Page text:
Larry Brewer group

Larry Brewer, from left, retired Mississippi Farm Bureau Federation field representative at Starkville; Noxubee County, Miss., producer Joe Huerkamp; and MFBF field representative Terry Norwood, Etta, were among those attending the organization's Summer Commodity Conference at Mississippi State University.

“If we fail to do anything, costs are going to continue to increase for almost everything we do. Consumers will pay more for commuting and personal travel, and costs of goods and services will be higher.”

Three years ago, Waller says, the Mississippi Economic Council began an analysis of  “what the state was facing from an infrastructure and transportation standpoint, focusing primarily on roads and bridges at state and local levels. The study itself lasted almost a year and a half. We released it late December 2015, and since then have been talking to groups and conducting a public awareness campaign about needs to be done.

“This issue impacts every single Mississippian in some fashion. We are a rural state, and we depend heavily on our road and bridge system to get us where we need to go to do what we need to do. Every business relies on the road surface transportation system, whether it’s moving products to their location or from their location. Transportation is a part of almost every economic transaction that takes place in Mississippi. Making an investment to improve our infrastructure will make a big difference.”

 INVESTMENT WILL RETURN JOBS, BENEFITS

In addition to the MEC analysis, Waller says, there has been independent research by the University of Southern Mississippi’s Logistics, Trade, and Transportation Division, looking at the condition of roadways, and by the John C. Stennis Institute at Mississippi State University to determine options for boosting revenues.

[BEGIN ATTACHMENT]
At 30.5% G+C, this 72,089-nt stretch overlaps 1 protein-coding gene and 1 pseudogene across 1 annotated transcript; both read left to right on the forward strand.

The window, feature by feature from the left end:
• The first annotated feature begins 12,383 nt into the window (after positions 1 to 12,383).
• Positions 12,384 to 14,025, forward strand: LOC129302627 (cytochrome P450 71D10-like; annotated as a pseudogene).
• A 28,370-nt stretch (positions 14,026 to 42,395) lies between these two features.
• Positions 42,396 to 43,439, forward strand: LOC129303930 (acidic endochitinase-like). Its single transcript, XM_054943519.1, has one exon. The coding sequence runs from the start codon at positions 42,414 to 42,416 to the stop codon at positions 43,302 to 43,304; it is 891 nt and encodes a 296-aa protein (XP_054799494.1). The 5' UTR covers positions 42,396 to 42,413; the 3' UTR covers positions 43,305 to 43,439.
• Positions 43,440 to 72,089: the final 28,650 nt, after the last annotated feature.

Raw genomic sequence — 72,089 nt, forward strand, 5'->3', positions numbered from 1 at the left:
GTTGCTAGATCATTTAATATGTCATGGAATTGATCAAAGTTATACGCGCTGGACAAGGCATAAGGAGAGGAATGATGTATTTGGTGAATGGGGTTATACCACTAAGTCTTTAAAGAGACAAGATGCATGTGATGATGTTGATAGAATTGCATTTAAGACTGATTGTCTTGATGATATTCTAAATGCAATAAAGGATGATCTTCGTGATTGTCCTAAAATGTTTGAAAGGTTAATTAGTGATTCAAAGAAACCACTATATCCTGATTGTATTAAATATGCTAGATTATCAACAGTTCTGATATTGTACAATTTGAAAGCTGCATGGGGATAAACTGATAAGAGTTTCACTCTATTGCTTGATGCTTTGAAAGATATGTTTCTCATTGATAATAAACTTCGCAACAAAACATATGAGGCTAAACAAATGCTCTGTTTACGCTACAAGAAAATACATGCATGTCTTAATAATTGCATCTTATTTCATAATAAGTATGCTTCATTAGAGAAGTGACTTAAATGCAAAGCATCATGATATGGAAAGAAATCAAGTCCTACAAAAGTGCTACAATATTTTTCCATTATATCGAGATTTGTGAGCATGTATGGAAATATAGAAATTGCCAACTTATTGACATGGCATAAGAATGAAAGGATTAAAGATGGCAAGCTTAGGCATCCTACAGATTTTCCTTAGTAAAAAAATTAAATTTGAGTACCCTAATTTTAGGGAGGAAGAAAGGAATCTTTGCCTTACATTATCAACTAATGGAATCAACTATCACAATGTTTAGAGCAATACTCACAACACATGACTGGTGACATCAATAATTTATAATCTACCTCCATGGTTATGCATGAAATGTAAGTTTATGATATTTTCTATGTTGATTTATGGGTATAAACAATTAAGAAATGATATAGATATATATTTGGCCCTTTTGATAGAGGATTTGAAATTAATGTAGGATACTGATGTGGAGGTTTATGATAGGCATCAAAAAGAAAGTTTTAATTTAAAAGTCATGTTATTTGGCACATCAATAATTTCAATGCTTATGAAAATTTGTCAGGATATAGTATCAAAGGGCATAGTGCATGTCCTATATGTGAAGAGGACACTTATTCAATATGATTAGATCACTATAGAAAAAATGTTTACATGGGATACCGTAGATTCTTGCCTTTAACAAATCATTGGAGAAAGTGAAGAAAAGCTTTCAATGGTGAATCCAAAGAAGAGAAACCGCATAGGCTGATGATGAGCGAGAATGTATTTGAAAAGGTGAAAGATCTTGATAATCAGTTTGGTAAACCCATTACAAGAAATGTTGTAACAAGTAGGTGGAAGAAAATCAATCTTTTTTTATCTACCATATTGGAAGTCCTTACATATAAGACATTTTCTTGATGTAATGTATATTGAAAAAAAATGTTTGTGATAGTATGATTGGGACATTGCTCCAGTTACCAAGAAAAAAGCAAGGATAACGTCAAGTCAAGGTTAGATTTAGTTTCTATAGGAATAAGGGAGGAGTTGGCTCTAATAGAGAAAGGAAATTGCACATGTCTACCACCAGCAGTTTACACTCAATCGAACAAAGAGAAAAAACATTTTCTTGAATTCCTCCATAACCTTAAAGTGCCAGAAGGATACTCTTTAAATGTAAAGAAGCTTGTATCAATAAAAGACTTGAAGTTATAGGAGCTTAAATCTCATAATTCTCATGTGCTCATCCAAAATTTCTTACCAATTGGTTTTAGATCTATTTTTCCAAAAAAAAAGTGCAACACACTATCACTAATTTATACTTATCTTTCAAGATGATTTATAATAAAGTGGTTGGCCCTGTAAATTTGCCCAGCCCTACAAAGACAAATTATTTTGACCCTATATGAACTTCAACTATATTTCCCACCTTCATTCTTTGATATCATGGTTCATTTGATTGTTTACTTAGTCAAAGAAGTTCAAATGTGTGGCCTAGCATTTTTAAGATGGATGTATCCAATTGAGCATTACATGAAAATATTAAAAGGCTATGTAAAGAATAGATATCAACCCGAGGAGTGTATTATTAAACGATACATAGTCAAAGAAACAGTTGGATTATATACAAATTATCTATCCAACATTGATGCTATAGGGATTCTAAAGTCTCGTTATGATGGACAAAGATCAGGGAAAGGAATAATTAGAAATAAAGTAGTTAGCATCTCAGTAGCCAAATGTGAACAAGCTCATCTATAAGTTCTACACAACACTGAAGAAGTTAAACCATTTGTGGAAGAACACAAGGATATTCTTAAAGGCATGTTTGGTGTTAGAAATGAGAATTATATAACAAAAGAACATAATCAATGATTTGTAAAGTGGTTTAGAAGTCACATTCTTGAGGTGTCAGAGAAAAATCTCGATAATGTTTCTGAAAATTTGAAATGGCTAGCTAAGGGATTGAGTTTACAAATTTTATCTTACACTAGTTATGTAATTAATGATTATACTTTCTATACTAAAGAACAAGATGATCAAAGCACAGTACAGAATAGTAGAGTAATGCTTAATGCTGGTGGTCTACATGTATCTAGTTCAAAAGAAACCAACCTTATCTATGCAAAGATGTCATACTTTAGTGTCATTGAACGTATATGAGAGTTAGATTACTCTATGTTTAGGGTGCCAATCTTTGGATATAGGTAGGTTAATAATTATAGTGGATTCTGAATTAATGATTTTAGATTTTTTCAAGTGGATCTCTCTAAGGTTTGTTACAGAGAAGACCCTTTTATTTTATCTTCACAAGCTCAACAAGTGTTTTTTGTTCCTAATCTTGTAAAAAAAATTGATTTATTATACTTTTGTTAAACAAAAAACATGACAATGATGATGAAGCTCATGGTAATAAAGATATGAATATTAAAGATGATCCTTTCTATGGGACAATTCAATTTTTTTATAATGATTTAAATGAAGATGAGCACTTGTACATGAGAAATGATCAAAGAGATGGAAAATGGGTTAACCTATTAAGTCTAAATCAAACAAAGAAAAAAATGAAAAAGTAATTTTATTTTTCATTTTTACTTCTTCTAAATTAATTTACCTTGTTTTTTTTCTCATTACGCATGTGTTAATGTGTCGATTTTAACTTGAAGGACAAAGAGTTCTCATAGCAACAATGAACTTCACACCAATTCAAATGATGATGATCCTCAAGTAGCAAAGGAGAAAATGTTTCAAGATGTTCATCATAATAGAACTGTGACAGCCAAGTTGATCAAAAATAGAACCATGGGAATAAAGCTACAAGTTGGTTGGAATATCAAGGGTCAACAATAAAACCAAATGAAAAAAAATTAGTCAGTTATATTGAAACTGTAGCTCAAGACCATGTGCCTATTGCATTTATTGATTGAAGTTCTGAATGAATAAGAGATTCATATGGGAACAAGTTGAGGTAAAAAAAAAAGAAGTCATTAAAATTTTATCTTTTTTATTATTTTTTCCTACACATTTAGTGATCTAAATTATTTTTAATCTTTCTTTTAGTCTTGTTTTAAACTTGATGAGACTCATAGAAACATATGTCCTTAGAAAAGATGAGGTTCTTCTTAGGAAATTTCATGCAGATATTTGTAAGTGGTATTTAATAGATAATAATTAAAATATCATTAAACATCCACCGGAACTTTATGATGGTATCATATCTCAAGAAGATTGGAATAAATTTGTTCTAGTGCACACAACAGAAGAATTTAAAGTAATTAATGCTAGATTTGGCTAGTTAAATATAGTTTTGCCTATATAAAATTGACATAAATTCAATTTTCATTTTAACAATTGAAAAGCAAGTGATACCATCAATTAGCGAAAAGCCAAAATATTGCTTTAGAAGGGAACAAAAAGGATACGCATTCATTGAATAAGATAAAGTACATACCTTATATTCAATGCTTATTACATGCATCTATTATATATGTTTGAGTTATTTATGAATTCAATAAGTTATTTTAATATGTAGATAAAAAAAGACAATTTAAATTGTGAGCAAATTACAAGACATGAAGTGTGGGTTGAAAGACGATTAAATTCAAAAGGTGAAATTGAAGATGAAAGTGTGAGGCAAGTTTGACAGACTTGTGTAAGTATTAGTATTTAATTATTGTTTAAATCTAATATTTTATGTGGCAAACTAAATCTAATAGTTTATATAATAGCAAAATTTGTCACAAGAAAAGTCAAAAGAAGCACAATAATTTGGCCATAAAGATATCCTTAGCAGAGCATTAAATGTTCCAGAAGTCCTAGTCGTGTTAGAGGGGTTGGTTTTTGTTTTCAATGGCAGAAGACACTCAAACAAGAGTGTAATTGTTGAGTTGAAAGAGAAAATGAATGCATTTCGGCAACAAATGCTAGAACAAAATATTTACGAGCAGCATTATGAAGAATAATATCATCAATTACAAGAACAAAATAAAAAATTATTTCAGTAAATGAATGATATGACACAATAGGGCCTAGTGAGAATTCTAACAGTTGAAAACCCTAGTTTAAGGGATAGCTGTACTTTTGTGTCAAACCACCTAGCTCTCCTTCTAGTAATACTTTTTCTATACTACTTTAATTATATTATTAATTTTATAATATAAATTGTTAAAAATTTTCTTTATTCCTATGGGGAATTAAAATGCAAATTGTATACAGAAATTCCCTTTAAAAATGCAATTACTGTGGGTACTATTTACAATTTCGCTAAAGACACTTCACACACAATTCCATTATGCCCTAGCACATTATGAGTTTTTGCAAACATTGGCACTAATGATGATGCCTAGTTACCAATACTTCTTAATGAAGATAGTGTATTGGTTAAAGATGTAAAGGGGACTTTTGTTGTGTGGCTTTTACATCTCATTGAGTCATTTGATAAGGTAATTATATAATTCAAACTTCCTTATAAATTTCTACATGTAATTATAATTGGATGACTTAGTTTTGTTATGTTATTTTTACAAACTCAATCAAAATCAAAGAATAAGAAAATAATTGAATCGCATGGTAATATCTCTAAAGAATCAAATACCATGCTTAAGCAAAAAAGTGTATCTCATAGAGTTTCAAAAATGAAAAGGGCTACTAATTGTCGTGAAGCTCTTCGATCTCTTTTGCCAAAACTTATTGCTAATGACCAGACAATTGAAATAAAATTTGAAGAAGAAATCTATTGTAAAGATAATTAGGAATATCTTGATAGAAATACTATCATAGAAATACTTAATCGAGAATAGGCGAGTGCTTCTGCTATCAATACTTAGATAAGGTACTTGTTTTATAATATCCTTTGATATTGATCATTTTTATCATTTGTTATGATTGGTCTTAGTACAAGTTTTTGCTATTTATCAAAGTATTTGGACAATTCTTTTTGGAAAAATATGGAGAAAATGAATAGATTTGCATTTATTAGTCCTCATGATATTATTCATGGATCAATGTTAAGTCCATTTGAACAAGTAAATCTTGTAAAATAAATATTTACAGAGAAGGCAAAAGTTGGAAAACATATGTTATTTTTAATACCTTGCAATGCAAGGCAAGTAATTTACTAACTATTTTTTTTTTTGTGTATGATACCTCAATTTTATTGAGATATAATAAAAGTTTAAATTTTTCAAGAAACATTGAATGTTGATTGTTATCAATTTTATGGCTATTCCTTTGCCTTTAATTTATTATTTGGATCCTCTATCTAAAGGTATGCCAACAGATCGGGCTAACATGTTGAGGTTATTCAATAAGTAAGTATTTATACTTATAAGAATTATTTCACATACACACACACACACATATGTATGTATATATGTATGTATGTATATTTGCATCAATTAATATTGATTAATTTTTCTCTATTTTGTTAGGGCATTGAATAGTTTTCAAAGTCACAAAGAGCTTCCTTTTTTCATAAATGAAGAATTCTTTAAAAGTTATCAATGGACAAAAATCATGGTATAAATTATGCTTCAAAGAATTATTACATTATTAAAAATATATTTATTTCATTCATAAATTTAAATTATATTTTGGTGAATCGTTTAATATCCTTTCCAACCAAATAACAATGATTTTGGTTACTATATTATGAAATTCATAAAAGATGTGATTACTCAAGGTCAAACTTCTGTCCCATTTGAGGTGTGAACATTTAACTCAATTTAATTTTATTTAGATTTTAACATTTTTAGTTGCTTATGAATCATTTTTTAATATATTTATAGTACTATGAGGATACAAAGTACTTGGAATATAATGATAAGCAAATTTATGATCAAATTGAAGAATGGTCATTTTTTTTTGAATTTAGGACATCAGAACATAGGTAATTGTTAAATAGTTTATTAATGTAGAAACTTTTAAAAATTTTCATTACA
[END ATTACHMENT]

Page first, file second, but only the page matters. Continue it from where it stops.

“This research shows, first off, that making an investment in our transportation infrastructure will mean instantaneous jobs. Our MEC recommendation is to put an additional $375 million annually into transportation needs at state and local levels. This would result in an immediate 4,000 new jobs in the construction industry, and as the program was implemented over the succeeding two years there would be jobs growth in every single sector of the state’s economy. This truly would be an investment that puts people to work and grows the economy — it would have a positive impact on each of our wallets.”

Bridge construction

Several bridges on Miss. Hwy. 6 between Clarksdale and Batesville, Miss., a route heavily traveled by farm trucks going to ports/elevators, have been weight-limited due to age/structural deficiencies, often forcing trucks to take time-consuming alternate routes. Eleven new bridges are now under construction, with repairs/upgrades on two more.

The $375 million annually would reduce vehicle operating costs by almost $530 per person in fewer flat tires, fewer broken windshields and other vehicle repairs, and accidents, Waller says. Conversely, “Failure to do anything will only cost us even more money. Over time, each person could expect to see an additional $640 in yearly vehicle operating costs.